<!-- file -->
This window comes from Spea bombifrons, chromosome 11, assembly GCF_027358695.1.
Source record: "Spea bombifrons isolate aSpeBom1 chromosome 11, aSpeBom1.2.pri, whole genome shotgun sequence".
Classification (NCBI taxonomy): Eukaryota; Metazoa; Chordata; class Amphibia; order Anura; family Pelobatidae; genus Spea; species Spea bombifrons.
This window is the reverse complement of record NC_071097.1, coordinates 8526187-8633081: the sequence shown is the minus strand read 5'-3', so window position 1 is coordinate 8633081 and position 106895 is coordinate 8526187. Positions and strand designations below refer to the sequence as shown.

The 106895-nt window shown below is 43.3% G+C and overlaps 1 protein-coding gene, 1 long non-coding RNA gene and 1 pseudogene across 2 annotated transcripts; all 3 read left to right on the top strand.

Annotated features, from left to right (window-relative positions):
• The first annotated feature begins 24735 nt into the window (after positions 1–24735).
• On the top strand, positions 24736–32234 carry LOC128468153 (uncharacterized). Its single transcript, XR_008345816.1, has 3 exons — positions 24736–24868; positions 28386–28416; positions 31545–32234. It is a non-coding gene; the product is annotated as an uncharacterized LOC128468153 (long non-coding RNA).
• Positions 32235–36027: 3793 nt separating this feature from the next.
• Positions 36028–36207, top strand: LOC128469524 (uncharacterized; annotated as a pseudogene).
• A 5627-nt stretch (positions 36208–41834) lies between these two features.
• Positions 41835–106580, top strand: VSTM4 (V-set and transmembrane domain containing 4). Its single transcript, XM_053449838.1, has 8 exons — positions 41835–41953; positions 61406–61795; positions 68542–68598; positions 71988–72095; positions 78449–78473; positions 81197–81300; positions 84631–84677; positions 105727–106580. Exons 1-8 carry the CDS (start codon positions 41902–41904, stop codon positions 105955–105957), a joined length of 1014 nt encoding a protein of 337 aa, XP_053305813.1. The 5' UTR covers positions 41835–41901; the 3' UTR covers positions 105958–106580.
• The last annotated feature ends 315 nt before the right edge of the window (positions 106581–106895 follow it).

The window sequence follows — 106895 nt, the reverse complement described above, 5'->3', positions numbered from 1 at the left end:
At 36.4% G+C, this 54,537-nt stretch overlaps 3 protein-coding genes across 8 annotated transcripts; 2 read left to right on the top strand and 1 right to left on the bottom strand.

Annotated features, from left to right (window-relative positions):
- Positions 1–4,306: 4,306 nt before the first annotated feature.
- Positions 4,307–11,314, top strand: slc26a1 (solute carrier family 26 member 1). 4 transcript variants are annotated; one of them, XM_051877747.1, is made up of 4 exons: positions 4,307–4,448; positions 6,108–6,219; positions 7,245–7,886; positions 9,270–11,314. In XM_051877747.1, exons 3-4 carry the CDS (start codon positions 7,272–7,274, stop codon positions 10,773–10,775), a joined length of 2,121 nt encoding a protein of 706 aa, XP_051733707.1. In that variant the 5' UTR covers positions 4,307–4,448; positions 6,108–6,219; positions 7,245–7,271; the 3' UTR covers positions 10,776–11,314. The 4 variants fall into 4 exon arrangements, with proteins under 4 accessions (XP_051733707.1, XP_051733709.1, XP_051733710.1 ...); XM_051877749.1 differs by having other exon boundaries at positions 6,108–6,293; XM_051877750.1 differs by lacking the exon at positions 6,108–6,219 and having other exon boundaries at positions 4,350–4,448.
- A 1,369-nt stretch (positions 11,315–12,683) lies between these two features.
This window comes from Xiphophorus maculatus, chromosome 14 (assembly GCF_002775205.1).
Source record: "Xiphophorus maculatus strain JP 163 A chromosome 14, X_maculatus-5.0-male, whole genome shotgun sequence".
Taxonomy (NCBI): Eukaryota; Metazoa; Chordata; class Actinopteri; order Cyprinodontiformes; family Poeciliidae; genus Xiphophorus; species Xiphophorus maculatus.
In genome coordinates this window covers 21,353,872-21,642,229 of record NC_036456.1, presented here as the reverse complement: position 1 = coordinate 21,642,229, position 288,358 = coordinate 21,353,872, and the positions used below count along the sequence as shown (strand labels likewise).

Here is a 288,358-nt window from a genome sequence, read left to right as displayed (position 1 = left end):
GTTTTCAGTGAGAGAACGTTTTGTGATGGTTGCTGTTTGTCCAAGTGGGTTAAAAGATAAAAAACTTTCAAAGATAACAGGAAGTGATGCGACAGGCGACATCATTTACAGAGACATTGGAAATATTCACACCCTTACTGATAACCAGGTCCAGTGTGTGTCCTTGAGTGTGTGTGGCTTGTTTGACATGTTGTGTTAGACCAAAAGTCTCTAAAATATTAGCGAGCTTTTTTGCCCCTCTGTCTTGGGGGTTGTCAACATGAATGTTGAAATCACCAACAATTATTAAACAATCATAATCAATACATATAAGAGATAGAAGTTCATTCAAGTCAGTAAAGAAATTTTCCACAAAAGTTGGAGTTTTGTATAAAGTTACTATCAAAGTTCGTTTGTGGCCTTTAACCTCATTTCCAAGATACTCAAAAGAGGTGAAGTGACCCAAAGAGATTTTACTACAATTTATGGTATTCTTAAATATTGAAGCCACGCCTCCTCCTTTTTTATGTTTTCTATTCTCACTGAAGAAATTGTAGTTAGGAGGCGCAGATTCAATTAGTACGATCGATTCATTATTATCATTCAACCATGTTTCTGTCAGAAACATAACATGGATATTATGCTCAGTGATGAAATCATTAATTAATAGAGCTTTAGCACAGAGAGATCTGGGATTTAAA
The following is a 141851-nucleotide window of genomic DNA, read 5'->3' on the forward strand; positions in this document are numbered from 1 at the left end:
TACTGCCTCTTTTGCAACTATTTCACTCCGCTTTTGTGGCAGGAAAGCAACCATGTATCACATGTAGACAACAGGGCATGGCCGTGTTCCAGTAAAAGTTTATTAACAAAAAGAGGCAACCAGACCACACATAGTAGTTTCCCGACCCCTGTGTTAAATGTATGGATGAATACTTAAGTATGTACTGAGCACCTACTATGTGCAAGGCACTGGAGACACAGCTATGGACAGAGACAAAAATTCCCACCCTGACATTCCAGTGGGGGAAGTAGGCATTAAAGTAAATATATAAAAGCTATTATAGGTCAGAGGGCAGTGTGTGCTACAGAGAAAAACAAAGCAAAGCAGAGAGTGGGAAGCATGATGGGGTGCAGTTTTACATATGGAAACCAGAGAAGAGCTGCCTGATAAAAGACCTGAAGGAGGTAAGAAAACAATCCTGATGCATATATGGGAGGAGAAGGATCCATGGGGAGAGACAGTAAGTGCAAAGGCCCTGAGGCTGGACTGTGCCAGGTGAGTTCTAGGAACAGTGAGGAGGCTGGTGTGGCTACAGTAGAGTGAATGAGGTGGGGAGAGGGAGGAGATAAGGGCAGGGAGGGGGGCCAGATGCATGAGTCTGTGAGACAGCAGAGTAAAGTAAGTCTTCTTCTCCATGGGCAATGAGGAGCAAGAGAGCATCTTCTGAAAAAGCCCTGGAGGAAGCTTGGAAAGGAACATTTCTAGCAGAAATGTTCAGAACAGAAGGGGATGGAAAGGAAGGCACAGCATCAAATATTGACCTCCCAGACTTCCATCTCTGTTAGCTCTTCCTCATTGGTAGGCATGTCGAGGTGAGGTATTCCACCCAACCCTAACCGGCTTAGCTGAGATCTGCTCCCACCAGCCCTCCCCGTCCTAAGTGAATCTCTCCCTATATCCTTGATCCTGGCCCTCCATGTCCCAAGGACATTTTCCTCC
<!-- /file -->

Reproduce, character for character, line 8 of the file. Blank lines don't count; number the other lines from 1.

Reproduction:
• On the top strand, positions 24736–32234 carry LOC128468153 (uncharacterized). Its single transcript, XR_008345816.1, has 3 exons — positions 24736–24868; positions 28386–28416; positions 31545–32234. It is a non-coding gene; the product is annotated as an uncharacterized LOC128468153 (long non-coding RNA).